Novel Ion Optics Design Ensures High Sensitivity And Mass Resolution For 3D Atom Probe

Apr 15, 2005

The combination of the high mass-resolution reflectron lens and a patented, three pair delay line detector brings exceptional sensitivity to the 3-Dimensional Atom Probe (3DAP) from Oxford nanoScience Ltd. This unique combination brings the best atom probe mass resolution available commercially both at the conventionally quoted Full Width at Tenth Maximum (FWTM) and the much more challenging Full Width Thousandth Maximum (FW0.1%M). This makes the instrument particularly well suited to the detection of small quantities of dopant materials. In addition, unlike other commercially available detectors, up to 98.5% of the detected atoms are both spatially located and chemically identified.

The large-acceptance-angle reflectron lens is an ion mirror which uses an electrostatic field to reflect ions towards detector. This configuration gives outstanding mass resolution and brings new standards to signal measurement for 3-Dimensional Atom Probe instruments.

Mass resolution figures (M/DM) of 350 can be achieved at the conventionally quoted FWTM. Good resolution figures at the much more demanding FW0.1%M are a much better indicator of extremely narrow peaks without trailing edges. The use of the reflectron lens allows resolution figures of around 100 to be quoted at FW0.1%M. Specifying resolution figures much closer to the spectral baseline indicates the ability to identify small peaks adjacent to major peaks that are several orders of magnitude higher.

The extremely narrow peaks produced and high signal-to-noise ratio allow accurate chemical analysis of complex alloys, where elemental peaks may be closely spaced in the mass spectrum and where some elements may only be present at low percentage levels.

Chemical identification and spatial location of a high proportion of detected atoms is of critical importance in determining the precision of measurements of low dopant concentrations where the detection of high levels of atoms are essential to guarantee low standard deviations on the measurements. In addition, overall sensitivity is a function of both the mass resolution and number of atoms counted.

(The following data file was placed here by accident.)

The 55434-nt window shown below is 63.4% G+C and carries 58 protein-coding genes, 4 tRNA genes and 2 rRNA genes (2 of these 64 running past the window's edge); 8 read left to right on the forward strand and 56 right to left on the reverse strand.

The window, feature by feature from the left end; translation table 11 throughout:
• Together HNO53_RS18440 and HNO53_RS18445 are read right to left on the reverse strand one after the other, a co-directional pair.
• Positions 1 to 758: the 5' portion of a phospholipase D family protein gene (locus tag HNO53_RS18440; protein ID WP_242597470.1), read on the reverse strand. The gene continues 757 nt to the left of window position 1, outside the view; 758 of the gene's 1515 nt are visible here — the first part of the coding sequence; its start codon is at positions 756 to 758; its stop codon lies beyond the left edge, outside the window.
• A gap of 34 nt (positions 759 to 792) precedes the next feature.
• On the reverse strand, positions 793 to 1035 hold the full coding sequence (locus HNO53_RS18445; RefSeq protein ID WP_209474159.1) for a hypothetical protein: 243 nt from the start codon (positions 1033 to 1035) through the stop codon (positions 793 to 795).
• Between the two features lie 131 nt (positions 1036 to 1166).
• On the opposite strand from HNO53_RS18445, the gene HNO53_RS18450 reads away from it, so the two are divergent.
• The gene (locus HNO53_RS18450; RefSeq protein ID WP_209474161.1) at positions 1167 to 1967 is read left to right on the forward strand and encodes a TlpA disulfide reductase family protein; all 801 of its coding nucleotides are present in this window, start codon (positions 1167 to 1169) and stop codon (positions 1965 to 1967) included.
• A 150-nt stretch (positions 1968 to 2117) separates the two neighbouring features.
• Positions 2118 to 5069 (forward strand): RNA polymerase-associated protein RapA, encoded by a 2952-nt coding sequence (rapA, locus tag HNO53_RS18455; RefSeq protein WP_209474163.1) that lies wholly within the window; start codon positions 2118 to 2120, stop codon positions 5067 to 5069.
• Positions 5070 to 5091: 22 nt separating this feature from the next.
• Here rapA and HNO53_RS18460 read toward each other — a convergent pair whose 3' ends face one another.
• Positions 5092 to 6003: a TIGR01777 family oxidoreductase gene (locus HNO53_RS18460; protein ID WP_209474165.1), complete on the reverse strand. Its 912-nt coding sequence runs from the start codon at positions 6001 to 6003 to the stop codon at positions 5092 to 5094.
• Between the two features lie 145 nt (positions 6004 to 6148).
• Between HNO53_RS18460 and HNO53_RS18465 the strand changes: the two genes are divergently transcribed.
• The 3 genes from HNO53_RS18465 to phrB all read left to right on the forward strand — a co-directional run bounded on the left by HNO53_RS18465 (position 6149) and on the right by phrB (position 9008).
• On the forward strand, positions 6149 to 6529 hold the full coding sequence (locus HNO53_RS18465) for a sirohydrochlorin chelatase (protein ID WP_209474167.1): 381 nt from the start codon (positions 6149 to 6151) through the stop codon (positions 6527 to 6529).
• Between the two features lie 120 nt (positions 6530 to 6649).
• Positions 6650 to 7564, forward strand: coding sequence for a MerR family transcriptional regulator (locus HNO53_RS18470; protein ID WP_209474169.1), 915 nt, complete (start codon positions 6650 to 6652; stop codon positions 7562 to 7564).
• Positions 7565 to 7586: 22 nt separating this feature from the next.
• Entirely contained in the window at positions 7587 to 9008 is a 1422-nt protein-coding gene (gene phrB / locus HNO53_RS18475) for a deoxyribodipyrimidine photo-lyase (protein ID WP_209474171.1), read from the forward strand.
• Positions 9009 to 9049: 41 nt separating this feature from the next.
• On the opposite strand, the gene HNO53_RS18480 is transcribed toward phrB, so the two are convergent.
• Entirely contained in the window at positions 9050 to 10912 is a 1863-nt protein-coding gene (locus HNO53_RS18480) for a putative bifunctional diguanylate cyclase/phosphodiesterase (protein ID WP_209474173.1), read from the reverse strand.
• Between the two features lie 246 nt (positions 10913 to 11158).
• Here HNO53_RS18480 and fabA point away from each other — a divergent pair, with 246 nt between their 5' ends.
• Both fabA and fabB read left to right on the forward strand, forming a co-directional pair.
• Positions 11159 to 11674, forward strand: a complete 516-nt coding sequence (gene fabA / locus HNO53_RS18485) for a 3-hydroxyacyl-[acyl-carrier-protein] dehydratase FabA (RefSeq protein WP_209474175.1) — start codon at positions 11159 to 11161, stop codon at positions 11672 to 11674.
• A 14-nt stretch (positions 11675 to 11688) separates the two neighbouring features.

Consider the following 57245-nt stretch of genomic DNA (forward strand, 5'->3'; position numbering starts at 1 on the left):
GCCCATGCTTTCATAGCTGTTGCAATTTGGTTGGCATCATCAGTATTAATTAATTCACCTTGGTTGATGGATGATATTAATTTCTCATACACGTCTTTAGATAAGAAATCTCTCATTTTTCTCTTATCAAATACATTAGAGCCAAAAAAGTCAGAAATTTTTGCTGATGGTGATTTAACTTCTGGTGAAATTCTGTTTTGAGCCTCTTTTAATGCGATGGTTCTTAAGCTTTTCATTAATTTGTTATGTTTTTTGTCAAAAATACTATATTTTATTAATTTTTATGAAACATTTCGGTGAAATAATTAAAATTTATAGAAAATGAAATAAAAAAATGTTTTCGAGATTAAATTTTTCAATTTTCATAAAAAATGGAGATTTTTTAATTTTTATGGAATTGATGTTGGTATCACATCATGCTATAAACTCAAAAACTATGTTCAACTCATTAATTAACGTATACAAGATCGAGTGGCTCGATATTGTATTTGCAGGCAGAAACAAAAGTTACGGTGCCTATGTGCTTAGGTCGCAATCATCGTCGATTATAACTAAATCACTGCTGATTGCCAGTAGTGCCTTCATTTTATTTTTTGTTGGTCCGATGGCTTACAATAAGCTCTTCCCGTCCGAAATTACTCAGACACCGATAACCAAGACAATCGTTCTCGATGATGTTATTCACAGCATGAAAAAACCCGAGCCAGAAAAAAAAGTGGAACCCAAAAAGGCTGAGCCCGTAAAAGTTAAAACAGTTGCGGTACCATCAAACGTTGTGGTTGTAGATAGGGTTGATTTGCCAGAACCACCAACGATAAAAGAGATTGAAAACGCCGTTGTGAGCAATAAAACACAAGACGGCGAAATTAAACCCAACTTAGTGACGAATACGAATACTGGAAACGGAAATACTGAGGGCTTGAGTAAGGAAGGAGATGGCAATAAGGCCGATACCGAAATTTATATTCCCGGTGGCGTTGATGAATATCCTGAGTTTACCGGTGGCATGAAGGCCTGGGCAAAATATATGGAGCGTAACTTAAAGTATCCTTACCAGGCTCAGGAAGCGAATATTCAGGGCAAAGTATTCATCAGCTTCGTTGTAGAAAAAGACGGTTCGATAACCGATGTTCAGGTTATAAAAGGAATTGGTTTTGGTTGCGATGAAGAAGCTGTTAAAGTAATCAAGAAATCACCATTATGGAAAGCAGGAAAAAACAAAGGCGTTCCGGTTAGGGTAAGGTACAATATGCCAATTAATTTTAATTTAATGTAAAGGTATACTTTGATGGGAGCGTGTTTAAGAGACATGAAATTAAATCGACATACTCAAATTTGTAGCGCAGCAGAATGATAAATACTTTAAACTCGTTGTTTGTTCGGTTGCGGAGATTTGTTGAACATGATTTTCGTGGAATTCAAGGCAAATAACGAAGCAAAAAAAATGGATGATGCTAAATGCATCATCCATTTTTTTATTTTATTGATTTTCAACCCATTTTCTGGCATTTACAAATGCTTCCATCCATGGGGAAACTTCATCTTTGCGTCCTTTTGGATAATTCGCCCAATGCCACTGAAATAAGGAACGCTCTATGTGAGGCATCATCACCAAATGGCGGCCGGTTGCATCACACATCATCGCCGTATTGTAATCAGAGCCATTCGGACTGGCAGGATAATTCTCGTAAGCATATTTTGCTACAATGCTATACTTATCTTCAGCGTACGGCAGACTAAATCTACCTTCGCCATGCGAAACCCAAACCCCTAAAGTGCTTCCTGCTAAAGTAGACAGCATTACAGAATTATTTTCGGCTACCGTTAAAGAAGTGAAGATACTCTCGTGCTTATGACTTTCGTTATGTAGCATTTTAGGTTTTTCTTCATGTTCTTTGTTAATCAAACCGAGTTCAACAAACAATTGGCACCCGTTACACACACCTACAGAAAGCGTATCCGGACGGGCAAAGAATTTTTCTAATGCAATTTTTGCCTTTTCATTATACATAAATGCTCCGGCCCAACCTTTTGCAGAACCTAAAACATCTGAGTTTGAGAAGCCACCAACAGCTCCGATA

The patented delay line detector features three pairs of low resistance wires wound around a hexagonal support. The three sets of delay lines allow discrimination of multiple ions arriving at the same time at the detector.

Explore further: Solving molybdenum disulfide's 'thin' problem

add to favorites email to friend print save as pdf

Related Stories

Unexplained warm layer discovered in Venus' atmosphere

Mar 25, 2015

A group of Russian, European and American scientists have found a warm layer in Venus' atmosphere, the nature of which is still unknown. The researchers made the discovery when compiling a temperature map ...

Getting a critical edge on plutonium identification

Mar 24, 2015

A collaboration between NIST scientists and colleagues at Los Alamos National Laboratory (LANL) has resulted in a new kind of sensor that can be used to investigate the telltale isotopic composition of plutonium ...

Intergalactic GPS will guide you through the stars

Mar 10, 2015

Lost in the Universe? Need some precise navigation through the bulk of stars in the night sky? Don't worry, there will be an instrument for that - the Multi-Object Optical and Near-infrared Spectrograph (MOONS) ...

Don't sound the death knell for the PC just yet

Jan 07, 2015

A year ago, pundits were declaring the personal computer dead. Smartphones and tablets were cannibalizing sales, and the once-revolutionary PC seemed unnecessary—and boring.

Mystery of dwarf galaxy could be ejected black hole

Nov 19, 2014

An international team of researchers analyzing decades of observations from many facilities—including the W. M. Keck Observatory on Mauna Kea, the Pan-STARRS1 telescope on Haleakala and NASA's Swift satellite—has ...

Recommended for you

Solving molybdenum disulfide's 'thin' problem

Mar 27, 2015

The promising new material molybdenum disulfide (MoS2) has an inherent issue that's steeped in irony. The material's greatest asset—its monolayer thickness—is also its biggest challenge.

Designer's toolkit for dynamic DNA nanomachines

Mar 26, 2015

The latest DNA nanodevices created at the Technische Universitaet Muenchen (TUM)—including a robot with movable arms, a book that opens and closes, a switchable gear, and an actuator—may be intriguing ...

User comments : 0

Please sign in to add a comment. Registration is free, and takes less than a minute. Read more

Click here to reset your password.
Sign in to get notified via email when new comments are made.